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Young women involved in commercial sex work in urban Ethiopia: experiences, drivers and implications for sexual and reproductive health policy and programming

Briefing/policy papers

Written by Nicola Jones

Sexual and reproductive health is recognised as integral to the wellbeing and rights of women and girls, both at the global level and in Ethiopia, yet significant work remains to improve outcomes for the most marginalised young people. Young women involved in sex work in Ethiopia are at particular risk of sexual exploitation, abuse and transmission of HIV and STIs, whilst facing barriers to accessing SRH services.

This policy brief draws on implementation research funded by WHO and carried out by the Gender and Adolescence: Global Evidence (GAGE) programme into the effectiveness of an intervention to provide training to young women involved in sex work on topics related to sexual and reproductive health and life skills. Findings are presented on the experiences of young women involved in sex work, the impact of the training they received, and programme limitations. Key recommendations for both policy and programming are identified.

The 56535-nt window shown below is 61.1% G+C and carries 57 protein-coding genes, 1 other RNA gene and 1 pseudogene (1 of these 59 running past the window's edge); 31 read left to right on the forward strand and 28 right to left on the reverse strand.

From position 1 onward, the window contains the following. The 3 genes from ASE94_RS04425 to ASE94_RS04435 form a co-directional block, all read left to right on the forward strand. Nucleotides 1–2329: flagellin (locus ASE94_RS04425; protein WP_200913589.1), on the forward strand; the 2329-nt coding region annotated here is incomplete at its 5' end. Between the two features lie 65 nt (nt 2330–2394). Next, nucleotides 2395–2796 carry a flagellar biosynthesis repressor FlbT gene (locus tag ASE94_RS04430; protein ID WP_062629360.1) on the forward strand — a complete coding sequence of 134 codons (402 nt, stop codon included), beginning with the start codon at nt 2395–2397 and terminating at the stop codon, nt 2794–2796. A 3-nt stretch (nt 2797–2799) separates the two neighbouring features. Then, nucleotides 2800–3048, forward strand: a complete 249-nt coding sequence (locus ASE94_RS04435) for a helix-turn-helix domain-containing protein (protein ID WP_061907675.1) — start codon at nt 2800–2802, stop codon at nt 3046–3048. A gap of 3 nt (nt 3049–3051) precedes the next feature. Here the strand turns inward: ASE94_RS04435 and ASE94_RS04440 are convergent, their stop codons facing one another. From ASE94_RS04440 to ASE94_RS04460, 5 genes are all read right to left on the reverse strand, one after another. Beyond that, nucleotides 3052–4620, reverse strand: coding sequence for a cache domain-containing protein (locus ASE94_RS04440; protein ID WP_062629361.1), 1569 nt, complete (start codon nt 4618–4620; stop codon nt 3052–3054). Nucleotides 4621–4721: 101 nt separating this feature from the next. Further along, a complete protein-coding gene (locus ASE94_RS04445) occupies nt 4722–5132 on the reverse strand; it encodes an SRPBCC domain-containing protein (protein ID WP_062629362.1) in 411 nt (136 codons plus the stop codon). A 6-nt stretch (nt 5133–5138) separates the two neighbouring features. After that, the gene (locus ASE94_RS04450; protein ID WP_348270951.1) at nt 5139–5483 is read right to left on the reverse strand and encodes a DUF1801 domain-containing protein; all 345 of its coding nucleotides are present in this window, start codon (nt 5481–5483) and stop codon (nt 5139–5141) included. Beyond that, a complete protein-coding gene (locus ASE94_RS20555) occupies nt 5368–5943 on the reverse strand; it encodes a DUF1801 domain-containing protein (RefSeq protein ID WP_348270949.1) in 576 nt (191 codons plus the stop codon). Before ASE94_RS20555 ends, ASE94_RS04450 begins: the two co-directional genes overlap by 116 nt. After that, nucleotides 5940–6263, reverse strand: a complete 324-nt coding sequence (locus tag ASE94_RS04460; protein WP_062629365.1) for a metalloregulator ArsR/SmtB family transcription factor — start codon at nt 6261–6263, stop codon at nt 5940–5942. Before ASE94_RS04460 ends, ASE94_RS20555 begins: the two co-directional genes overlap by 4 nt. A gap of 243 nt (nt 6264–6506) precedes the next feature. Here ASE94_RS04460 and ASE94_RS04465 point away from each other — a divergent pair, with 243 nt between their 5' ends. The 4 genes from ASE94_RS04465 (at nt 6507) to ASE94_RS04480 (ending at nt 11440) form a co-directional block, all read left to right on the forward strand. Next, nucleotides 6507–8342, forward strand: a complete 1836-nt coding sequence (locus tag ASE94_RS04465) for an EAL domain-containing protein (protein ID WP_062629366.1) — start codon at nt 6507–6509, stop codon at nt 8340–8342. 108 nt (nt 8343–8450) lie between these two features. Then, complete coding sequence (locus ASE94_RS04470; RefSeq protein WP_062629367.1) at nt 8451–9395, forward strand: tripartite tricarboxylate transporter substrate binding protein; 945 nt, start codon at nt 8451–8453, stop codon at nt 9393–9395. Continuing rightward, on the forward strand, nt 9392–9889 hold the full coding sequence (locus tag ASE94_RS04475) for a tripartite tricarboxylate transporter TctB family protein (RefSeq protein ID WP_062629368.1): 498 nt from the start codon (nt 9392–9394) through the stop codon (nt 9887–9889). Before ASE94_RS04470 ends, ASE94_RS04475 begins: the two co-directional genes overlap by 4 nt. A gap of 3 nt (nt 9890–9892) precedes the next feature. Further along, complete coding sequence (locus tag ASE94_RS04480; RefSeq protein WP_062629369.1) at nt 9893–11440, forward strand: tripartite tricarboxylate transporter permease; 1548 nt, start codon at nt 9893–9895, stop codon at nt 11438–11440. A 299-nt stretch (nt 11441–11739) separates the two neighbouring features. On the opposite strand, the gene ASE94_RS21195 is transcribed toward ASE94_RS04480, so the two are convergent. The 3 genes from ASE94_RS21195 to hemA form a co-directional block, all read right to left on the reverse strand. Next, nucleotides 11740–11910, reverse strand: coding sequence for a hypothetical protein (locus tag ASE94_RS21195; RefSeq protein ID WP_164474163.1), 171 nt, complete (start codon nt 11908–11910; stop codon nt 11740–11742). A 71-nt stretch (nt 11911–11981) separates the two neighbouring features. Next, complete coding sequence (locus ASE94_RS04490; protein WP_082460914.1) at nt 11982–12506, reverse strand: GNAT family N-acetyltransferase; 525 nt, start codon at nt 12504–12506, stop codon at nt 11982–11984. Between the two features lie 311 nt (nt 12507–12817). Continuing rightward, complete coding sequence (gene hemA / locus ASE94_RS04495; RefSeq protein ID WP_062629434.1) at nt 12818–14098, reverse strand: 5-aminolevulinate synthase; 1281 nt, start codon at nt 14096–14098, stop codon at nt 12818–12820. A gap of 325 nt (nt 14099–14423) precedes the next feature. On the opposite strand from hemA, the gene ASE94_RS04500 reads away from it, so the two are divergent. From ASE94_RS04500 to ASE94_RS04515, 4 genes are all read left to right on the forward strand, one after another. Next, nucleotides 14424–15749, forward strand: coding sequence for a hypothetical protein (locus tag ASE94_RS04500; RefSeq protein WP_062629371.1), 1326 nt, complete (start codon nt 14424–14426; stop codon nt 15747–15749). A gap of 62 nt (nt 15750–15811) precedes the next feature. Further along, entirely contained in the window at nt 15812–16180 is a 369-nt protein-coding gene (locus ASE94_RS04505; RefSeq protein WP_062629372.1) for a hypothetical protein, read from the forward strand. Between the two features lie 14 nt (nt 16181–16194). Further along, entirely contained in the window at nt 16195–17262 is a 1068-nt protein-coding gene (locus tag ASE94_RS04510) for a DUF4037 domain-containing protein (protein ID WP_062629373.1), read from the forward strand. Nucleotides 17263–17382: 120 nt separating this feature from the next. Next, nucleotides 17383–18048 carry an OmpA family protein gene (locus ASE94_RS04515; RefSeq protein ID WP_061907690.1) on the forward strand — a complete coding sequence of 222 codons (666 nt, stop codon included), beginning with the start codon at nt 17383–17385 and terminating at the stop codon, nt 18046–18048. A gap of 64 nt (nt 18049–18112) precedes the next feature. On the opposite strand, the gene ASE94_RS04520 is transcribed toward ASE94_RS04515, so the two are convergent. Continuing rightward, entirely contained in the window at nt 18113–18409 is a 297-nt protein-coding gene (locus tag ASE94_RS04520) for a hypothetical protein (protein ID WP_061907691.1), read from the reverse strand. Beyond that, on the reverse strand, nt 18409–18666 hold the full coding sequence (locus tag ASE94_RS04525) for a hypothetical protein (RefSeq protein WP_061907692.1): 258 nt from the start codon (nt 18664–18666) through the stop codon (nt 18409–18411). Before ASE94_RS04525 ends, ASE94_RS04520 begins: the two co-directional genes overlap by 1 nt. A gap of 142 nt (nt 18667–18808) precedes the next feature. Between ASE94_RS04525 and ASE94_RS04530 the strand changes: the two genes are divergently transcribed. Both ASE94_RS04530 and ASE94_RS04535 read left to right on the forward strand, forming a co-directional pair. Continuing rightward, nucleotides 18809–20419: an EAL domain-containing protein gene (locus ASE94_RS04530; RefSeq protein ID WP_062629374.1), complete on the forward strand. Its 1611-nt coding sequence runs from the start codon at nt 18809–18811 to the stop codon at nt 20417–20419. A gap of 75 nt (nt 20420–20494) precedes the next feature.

Authors: Kate Pincock, Workneh Yadete, Fitsum Workneh, Robha Murha, Kassahun Tilahun, Yitagesu Gebeyehu and Nicola Jones